Inspect-a-Gadget

Feb 27 2015   4:51PM GMT

3D Printing for work and home

Clare McDonald Profile: Clare McDonald

Tags:
3D Printing

An introduction to home 3D printing options, the Velleman 3D Priner and the makersCAFE

3D printing was a big mover at International CES in Las Vegas this year. Not only were smaller firms all completely owning the space, but Intel announced during its keynote it would be using its Intel RealSense 3D technology to power HP’s new Multi Jet Fusion 3D printer.

This printer is designed to use several jets to print in a variety of materials, producing parts that are good not just for rapid prototyping but for immediate functional use.

With reports from Gartner stating startups are holding off buying 3D printing technologies due to the high cost, I decided to look into whether it’s easier to have a printer in-house or whether it may be easier to outsource to an external agency.

I got my hands on a self-assembly printer from Rapid Online – the Velleman 3d Printer K8200. This product is meant to act as a starter kit, allowing you to easily print designs at home without having to shell out a ton of money to get your designs made elsewhere. The printer itself is £333.32, and spools of plastic used for printing come in at around £22.

What could be easier?

As it turns out, a lot of things. Setting up this printer took a very long time, and I don’t mean building it from scratch, because I had someone else do that.

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I was under the impression I could download a free pattern online, plug the printer in and begin my journey towards owning endless numbers of plastic knickknacks.

I was wrong.

The Rapid Online website suggests you use free-to-download slicing and 3D printing software Repetier version 0.84 or higher, which again wins on price because it’s free.

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It was simple to download, and pretty easy to use alongside the handy step-by-step guide provided by Rapid Online.

Where the problems started were finding patterns I could easily print out using the printer. There are a large number of settings that need to be very accurate in order to make sure the pattern is properly sliced in a way the printer understands, since this particular printer works by building the plastic pattern line by line.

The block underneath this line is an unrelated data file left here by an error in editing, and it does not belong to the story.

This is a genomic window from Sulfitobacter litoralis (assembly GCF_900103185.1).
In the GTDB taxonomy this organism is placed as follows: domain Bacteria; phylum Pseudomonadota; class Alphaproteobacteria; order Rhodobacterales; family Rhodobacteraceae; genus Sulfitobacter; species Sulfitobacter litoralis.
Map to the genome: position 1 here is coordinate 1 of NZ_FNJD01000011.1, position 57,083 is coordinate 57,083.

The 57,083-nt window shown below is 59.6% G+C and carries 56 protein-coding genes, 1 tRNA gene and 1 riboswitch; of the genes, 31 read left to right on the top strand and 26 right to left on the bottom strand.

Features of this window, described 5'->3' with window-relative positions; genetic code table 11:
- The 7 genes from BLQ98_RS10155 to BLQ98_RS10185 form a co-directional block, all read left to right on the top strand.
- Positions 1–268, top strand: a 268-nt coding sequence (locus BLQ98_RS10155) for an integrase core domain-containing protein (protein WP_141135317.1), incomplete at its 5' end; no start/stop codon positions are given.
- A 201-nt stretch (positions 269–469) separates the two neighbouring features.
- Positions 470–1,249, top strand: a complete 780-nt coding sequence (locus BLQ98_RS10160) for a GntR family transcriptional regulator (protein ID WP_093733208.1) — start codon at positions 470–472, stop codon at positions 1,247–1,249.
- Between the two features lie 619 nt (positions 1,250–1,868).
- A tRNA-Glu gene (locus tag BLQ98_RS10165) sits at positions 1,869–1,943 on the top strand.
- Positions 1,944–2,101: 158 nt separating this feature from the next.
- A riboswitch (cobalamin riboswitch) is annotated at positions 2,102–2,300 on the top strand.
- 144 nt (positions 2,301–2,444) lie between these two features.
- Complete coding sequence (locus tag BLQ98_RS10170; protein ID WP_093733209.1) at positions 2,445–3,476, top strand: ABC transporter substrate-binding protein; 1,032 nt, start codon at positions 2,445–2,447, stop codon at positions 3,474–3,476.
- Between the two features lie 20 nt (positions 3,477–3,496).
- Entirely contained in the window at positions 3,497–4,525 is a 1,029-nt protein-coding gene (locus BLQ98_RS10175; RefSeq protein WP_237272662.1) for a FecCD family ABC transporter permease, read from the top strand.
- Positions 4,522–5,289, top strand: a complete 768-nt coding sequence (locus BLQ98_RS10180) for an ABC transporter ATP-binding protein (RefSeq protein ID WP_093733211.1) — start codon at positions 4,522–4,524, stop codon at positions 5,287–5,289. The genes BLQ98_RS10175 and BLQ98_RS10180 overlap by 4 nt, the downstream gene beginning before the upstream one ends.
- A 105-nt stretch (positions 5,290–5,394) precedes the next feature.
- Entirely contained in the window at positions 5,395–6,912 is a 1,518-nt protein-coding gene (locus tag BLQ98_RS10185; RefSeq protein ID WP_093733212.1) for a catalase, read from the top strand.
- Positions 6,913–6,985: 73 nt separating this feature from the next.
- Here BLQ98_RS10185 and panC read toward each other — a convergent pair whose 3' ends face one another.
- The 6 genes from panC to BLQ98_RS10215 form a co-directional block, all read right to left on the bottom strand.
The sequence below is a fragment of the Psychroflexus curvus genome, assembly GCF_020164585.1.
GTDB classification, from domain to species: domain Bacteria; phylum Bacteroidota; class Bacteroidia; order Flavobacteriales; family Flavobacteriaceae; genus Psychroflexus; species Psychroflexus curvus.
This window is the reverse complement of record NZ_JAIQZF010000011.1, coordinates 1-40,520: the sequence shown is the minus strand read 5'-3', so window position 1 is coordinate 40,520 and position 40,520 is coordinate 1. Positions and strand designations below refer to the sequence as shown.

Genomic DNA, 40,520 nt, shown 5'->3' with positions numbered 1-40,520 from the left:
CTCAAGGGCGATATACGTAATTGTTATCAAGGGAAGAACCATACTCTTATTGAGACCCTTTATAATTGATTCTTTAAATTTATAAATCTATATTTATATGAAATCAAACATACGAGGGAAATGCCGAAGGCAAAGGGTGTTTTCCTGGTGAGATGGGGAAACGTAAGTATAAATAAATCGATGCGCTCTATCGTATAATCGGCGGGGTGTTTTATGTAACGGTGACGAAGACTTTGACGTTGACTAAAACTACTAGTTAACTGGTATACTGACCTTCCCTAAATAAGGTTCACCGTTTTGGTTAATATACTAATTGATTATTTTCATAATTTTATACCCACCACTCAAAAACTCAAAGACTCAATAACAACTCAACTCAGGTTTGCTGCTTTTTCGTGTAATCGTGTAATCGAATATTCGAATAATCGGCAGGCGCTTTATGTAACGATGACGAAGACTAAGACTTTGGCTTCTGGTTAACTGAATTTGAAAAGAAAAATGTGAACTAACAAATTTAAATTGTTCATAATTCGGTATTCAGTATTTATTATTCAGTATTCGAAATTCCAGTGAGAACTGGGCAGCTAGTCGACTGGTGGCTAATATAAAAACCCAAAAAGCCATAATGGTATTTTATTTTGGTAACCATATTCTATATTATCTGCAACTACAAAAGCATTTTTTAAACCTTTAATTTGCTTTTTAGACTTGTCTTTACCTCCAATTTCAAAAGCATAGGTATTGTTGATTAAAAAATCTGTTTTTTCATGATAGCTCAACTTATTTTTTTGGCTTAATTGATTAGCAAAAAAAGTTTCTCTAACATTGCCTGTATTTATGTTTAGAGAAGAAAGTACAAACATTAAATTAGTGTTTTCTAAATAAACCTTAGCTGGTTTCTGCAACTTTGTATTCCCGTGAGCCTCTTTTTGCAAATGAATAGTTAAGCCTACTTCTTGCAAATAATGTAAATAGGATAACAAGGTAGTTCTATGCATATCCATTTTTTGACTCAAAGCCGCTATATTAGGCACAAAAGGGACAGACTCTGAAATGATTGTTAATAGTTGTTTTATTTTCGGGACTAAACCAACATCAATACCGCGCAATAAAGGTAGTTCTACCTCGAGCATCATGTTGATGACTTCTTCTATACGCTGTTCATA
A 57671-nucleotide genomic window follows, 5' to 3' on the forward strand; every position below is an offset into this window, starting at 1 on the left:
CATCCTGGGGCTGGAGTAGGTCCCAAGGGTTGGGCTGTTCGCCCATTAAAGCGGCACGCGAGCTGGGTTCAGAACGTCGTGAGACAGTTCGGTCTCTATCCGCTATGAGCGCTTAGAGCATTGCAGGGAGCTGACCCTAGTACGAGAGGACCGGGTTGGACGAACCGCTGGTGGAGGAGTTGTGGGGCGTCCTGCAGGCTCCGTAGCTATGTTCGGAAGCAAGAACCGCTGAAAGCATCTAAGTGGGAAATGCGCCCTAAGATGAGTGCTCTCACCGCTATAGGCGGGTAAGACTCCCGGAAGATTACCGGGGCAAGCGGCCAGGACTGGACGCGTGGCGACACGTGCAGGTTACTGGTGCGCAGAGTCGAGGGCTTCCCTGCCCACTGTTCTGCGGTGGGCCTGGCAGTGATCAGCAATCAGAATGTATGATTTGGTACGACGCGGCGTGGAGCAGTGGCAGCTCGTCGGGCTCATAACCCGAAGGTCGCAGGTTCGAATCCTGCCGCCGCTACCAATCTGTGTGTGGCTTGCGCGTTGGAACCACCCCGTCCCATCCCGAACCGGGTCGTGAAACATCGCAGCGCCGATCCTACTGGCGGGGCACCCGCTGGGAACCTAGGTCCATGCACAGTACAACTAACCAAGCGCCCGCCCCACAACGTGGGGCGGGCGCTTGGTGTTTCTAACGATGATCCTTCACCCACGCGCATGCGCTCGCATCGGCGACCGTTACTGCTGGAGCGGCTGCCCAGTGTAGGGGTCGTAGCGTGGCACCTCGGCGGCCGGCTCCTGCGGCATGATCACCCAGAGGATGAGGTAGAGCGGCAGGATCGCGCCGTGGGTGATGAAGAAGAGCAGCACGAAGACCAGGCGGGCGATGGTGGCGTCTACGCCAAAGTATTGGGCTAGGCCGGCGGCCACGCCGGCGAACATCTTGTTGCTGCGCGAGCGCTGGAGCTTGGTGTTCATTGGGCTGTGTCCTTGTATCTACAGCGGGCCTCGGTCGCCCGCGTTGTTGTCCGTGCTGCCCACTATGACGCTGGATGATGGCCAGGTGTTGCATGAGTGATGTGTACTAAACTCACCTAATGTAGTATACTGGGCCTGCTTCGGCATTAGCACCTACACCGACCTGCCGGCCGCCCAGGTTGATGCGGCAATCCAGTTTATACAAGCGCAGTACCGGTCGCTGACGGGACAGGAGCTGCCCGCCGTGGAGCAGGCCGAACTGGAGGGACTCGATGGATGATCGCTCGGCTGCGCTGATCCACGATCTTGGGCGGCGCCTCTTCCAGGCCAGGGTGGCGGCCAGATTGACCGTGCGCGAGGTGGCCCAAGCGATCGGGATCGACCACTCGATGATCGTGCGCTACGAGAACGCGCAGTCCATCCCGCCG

It didn’t matter what I tried – every pattern got at least 80% through a print and then went wild and left me with a big ball of hot plastic mess.

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As it turns out, you need at least some level of expert knowledge even to print the simplest of patterns. So as much as the Velleman printer was easy to use and came with very clear instructions, I still couldn’t quite make it work for me.

That’s when I turned to option two.

I headed down to a 3D printing space in Shoreditch called the makersCAFE, presented by Jaguar Shoes Collective, where you can go to get your 3D designs printed and have a cup of coffee while you wait.

They have the printers, and you pay for the resident 3D printing hotshots to help you with your designs so you can print them.

But it comes at a price, around £2.50 per 15 minutes of printing for a small item, with the price per quarter of an hour decreasing as the size of the printed item gets larger (the prices are on ther Maker’s website).

You could even go for the risky option and print without consulting the Makers, but you’ll still have to pay if it goes wrong.

This option works well if you want one item printed or need help with your ideas, concepts and designs, and was definitely better for someone with as little patience as me.

As founder Soner Ozenc explained to me, this is exactly the solution 3D printing was meant to provide, and is hardly ever the answer to mass production.

Ozenc has a background in engineering and product design, and set up the café to change the face of manufacturing by giving 3D printing a physical face-to-face presence.

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He hopes to use the café of expand on his online RazorLAB business which offers automated assistance for your laser cutting and engraving needs.

This makes the business scalable – it’s online and offline – and people and come to the café to intro to the tech, then carry on using the service online once they feel confident with the brand and their own designs.

Or you can just grab a coffee and watch others do the hard work. 

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